Cumberland Times-News

January 17, 2013

Fire marshal offers winter heating tips

From Staff Reports
Cumberland Times-News

— CUMBERLAND — As temperatures drop and residents depend on multiple types of heating sources, State Fire Marshal William Barnard offers Marylanders life- and home-saving heating safety tips.

“Elements of home heating continue to be a significant factor in dwelling fires in Maryland,” he said.  “Following these guidelines, we can work together to reduce the number of residential fires.”

• Ensure chimneys are cleaned annually or more frequently if used as the primary heating source.

• Never use a flammable liquid to start a fire. Only use combustible materials like newspaper, kindling or approved fire-starting products to safely create a fire in a fireplace or wood stove.

• Use properly sized fireplace screens or enclosures.  

• When disposing of cooled ashes, do not use paper or plastic containers to remove them, instead use a metal container. Ashes will insulate hot embers long after the fire is considered out.

• Make sure fuel-burning stoves and heaters are installed according to local fire codes and manufacturer’s instructions.

• Have furnaces inspected and serviced annually.

• Check portable electric heaters for frayed/damaged wires and ensure they are clean and placed on a level surface. Use only products “listed” by an approved testing laboratory and follow manufacturer’s instructions.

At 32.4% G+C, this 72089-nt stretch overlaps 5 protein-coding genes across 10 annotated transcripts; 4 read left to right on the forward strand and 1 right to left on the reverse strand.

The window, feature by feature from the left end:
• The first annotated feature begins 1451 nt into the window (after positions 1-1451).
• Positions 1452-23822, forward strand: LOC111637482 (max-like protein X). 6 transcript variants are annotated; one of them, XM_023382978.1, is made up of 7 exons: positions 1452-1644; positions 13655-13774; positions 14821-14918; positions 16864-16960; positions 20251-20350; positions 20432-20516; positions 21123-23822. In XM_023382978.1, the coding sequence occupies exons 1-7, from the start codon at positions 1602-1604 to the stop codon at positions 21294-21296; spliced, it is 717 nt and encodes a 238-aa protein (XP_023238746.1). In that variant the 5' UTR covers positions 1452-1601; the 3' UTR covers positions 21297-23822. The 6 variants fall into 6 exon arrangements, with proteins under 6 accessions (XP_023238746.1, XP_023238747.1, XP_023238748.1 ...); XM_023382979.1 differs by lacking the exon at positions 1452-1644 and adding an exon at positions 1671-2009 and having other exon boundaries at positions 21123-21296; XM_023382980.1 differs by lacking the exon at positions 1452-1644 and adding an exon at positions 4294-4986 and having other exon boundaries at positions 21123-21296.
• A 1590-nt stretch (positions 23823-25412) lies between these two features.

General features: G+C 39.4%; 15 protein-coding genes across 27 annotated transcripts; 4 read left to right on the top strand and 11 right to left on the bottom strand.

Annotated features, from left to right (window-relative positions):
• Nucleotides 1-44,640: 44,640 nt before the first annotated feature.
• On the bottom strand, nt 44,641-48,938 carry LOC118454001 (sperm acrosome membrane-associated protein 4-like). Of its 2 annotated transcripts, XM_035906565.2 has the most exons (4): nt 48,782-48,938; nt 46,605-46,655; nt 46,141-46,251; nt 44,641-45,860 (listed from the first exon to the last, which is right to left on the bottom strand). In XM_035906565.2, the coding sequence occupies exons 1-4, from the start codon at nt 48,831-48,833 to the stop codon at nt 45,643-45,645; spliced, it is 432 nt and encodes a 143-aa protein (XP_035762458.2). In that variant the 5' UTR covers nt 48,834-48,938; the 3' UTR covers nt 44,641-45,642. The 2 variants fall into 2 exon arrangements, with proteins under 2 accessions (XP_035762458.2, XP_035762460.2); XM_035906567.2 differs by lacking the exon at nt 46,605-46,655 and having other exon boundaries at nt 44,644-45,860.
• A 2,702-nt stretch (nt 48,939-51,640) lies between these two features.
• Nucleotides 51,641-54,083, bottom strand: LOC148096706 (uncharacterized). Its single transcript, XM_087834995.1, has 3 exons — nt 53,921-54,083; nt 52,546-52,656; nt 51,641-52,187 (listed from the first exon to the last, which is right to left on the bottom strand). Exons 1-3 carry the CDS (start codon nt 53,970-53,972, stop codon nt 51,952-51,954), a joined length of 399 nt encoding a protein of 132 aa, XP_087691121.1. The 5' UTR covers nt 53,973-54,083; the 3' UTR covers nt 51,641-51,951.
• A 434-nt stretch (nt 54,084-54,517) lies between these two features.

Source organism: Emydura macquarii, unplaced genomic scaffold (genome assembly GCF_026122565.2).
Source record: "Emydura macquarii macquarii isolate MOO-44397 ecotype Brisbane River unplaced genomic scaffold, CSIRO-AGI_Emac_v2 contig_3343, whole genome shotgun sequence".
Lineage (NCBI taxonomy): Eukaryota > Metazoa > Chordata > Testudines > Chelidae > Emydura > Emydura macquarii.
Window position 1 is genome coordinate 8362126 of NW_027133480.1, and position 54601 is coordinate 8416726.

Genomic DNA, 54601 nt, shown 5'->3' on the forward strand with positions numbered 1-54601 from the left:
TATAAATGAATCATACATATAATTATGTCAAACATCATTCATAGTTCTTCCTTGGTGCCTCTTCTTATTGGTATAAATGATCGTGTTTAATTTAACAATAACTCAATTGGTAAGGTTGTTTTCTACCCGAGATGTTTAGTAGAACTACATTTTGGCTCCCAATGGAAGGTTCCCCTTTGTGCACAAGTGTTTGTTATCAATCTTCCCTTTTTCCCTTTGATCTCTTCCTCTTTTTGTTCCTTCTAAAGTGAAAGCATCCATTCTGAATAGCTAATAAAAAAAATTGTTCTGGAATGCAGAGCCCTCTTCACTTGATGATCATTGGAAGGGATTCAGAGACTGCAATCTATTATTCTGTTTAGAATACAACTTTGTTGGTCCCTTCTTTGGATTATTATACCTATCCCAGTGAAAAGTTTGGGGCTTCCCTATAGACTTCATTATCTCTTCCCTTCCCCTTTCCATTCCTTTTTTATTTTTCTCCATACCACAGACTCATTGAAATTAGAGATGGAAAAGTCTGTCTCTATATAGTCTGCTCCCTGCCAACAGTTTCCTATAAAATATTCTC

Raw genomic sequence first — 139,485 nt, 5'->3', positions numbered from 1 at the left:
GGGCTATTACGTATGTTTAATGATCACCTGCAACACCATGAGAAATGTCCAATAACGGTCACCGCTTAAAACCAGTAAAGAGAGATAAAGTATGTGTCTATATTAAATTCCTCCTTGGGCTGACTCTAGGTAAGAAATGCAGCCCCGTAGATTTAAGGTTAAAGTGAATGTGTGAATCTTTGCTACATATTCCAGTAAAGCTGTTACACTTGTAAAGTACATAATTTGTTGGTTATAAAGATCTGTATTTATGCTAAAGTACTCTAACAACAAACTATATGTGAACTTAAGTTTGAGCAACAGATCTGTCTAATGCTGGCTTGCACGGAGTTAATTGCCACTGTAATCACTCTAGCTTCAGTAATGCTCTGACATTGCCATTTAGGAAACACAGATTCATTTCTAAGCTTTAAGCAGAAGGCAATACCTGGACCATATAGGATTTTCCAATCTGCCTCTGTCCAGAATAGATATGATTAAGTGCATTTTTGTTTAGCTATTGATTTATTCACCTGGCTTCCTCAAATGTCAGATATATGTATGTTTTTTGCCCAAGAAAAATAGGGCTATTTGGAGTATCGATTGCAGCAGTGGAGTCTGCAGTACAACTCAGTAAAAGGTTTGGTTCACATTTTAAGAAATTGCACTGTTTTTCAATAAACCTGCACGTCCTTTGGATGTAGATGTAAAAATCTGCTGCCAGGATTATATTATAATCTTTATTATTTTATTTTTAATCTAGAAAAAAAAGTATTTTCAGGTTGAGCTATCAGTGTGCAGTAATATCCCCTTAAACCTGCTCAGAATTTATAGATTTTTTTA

• Do not use extension cords with portable space heaters. The extension cord may overheat and cause a fire.

• Use only “K-1” kerosene fuel and never fill the unit inside; remove it to the exterior after it has cooled before refueling. Open a window enough to provide proper ventilation.

• Keep combustibles at least 3 feet from all heat sources.

• Provide a noncombustible protective barrier to keep children and pets from making contact with any heating appliance.                                                                             

• Fuel-burning appliances can produce the deadly, tasteless and odorless gas known as carbon monoxide. Install and maintain CO alarms inside the home to provide an early warning of dangerous carbon monoxide levels.

• Always turn off portable heating equipment when leaving the room for extended periods. Portable heaters should never be operated unattended.  

• Also check to make sure that smoke alarms are in good working order. “Routine maintenance and safe operation of heating equipment combined with properly installed and operating smoke alarms and carbon monoxide detectors are a life-saving combination for all Marylanders,” said Barnard.